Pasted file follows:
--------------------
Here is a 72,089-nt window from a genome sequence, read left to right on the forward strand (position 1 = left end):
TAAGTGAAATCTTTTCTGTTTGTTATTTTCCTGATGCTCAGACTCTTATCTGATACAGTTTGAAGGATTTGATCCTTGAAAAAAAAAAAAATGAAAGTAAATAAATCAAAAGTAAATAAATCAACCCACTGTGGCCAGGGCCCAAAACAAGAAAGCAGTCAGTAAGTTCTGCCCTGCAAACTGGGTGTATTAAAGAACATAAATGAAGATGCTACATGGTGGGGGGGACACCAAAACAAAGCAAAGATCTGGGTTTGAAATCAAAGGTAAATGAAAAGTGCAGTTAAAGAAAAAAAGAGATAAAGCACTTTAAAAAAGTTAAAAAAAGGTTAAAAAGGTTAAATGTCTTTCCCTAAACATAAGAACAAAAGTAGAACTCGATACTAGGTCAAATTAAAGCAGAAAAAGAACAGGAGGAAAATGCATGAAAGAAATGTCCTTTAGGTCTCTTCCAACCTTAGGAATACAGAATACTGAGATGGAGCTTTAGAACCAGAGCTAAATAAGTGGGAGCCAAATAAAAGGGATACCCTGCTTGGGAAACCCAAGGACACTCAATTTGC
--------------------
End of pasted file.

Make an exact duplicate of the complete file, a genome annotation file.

Here is a 72,089-nt window from a genome sequence, read left to right on the forward strand (position 1 = left end):
TAAGTGAAATCTTTTCTGTTTGTTATTTTCCTGATGCTCAGACTCTTATCTGATACAGTTTGAAGGATTTGATCCTTGAAAAAAAAAAAAATGAAAGTAAATAAATCAAAAGTAAATAAATCAACCCACTGTGGCCAGGGCCCAAAACAAGAAAGCAGTCAGTAAGTTCTGCCCTGCAAACTGGGTGTATTAAAGAACATAAATGAAGATGCTACATGGTGGGGGGGACACCAAAACAAAGCAAAGATCTGGGTTTGAAATCAAAGGTAAATGAAAAGTGCAGTTAAAGAAAAAAAGAGATAAAGCACTTTAAAAAAGTTAAAAAAAGGTTAAAAAGGTTAAATGTCTTTCCCTAAACATAAGAACAAAAGTAGAACTCGATACTAGGTCAAATTAAAGCAGAAAAAGAACAGGAGGAAAATGCATGAAAGAAATGTCCTTTAGGTCTCTTCCAACCTTAGGAATACAGAATACTGAGATGGAGCTTTAGAACCAGAGCTAAATAAGTGGGAGCCAAATAAAAGGGATACCCTGCTTGGGAAACCCAAGGACACTCAATTTGC